10. 10. Data Representations <ul><li>A term is represented as a vector of contextual features </li></ul><ul><ul><li>Features are for the words in a window extending N words to the left and N words to the right of the term . </li></ul></ul><ul><li>Feature Definition </li></ul><ul><ul><li>Positional information </li></ul></ul><ul><ul><ul><li>Word-bag approach </li></ul></ul></ul><ul><ul><ul><li>Words before the term, and words after the term. </li></ul></ul></ul><ul><ul><ul><li>Distance from the term, e.g. X/+2. </li></ul></ul></ul><ul><ul><li>Capitalization </li></ul></ul><ul><ul><li>Part-of-speech </li></ul></ul><ul><ul><li>Stopwords and similarly distributed words </li></ul></ul><ul><ul><li>Stemming </li></ul></ul>
  11. 11. Learning Methods <ul><li>3 Learning methods are tested. </li></ul><ul><ul><li>Naïve Bayes classifier </li></ul></ul><ul><ul><li>Decision trees (C4.5) </li></ul></ul><ul><ul><li>Inductive rule learning (RIPPER) </li></ul></ul><ul><li>Instances of rules from RIPPER </li></ul>
  12. 12. Experiments <ul><li>Design </li></ul><ul><ul><li>Experimental data set </li></ul></ul><ul><ul><ul><li>9,187 non-ambiguous occurrences </li></ul></ul></ul><ul><ul><ul><li>550 ambiguous occurences which are manually labeled. </li></ul></ul></ul><ul><ul><li>10-fold cross-validation. </li></ul></ul><ul><ul><li>For estimating best window size, another 10-fold cross-validation is performed for 1/10 th of the data. </li></ul></ul><ul><li>Task </li></ul><ul><ul><li>Two-way classification and Three-way classification </li></ul></ul><ul><ul><li>Performance measure </li></ul></ul><ul><ul><ul><li>Classification accuracy. </li></ul></ul></ul>
  13. 13. Results and Evaluation (1/4) <ul><li>Effects of the learning algorithm </li></ul><ul><ul><li>Test on about one third of collection of articles. </li></ul></ul><ul><ul><li>Naïve Bayes classifier is significantly faster in both training and prediction. </li></ul></ul><ul><ul><li>Choose the naïve Bayes classifier as the default classifier. </li></ul></ul>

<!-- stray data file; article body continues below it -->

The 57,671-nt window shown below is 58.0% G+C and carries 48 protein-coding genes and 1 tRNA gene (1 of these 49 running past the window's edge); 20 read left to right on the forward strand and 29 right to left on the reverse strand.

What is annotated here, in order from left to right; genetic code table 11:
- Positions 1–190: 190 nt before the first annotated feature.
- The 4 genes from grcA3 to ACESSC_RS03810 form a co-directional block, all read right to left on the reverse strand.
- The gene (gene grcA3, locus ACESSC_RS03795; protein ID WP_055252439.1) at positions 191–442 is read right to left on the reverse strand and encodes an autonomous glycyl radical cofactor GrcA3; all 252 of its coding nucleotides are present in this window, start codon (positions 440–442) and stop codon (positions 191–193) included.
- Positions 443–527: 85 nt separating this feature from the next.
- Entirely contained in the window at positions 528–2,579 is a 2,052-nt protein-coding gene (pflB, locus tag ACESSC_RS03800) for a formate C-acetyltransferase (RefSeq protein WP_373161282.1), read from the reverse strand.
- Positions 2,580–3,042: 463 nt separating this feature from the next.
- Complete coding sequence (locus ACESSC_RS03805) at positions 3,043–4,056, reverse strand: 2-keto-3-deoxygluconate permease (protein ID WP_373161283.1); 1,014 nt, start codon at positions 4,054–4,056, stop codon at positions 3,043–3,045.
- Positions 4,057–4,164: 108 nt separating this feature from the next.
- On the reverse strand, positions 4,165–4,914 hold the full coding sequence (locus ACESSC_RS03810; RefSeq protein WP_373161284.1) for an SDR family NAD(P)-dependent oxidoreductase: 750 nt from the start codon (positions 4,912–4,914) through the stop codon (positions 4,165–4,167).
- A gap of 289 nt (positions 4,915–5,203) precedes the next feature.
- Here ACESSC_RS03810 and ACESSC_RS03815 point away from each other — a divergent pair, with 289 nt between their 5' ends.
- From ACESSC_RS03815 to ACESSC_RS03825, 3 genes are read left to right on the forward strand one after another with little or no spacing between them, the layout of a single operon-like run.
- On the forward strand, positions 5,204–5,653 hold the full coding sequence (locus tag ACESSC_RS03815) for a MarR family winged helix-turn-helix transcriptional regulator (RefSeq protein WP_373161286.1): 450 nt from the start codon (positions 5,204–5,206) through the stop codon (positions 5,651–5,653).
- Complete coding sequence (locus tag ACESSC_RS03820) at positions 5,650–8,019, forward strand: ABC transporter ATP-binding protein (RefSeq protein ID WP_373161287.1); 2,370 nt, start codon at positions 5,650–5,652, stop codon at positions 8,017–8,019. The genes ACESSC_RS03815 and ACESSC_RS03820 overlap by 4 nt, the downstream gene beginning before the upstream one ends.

14. 14. Results and Evaluation (2/4) <ul><li>Effects of feature definitions </li></ul><ul><ul><li>Positional information </li></ul></ul><ul><ul><ul><li>Full positional information </li></ul></ul></ul><ul><ul><ul><ul><li>Lower accuracy by as much as 6%. </li></ul></ul></ul></ul><ul><ul><ul><li>Just sign of the positional difference </li></ul></ul></ul><ul><ul><ul><ul><li>Lower accuracy by 1~1.5%. </li></ul></ul></ul></ul><ul><ul><ul><li>Likely due to the sparseness of data. </li></ul></ul></ul><ul><ul><li>Capitalization </li></ul></ul><ul><ul><ul><li>Mapping all words to lower case did not alter performance. </li></ul></ul></ul>
  15. 15. Results and Evaluation (3/4) <ul><ul><li>Part-of-speech </li></ul></ul><ul><ul><ul><li>Helped the overall accuracy, but only moderately (less than 1% on average). </li></ul></ul></ul><ul><ul><li>Similarly distributed words. </li></ul></ul><ul><ul><ul><li>Has a small negative effect on performance (0.2 ~ 0.5%) </li></ul></ul></ul><ul><ul><ul><li>Can significantly reduce the total number of features. </li></ul></ul></ul><ul><ul><li>Stopwords and Stemming </li></ul></ul><ul><ul><ul><li>Both increase performance (0.5~1.5%, 0.4%). </li></ul></ul></ul>
  16. 16. Results and Evaluation (4/4) <ul><li>Evaluation of the final feature combination </li></ul><ul><ul><li>Test on full data collection using 10-fold cross-validation. </li></ul></ul>
  17. 17. Conclusion <ul><li>Explores three learning techniques and several ways for defining contextual features for the problem of automatically disambiguating biological terms. </li></ul><ul><ul><li>Utilize textual information rather than relying on extensive human markup. </li></ul></ul><ul><li>Demonstrates accuracy within the range of statistical sense disambiguation applications. </li></ul><ul><li>Plan to refine several aspects of the system </li></ul><ul><ul><li>The positional information model </li></ul></ul><ul><ul><li>Prediction of relationships between classes of biological terms, based on the results. </li></ul></ul>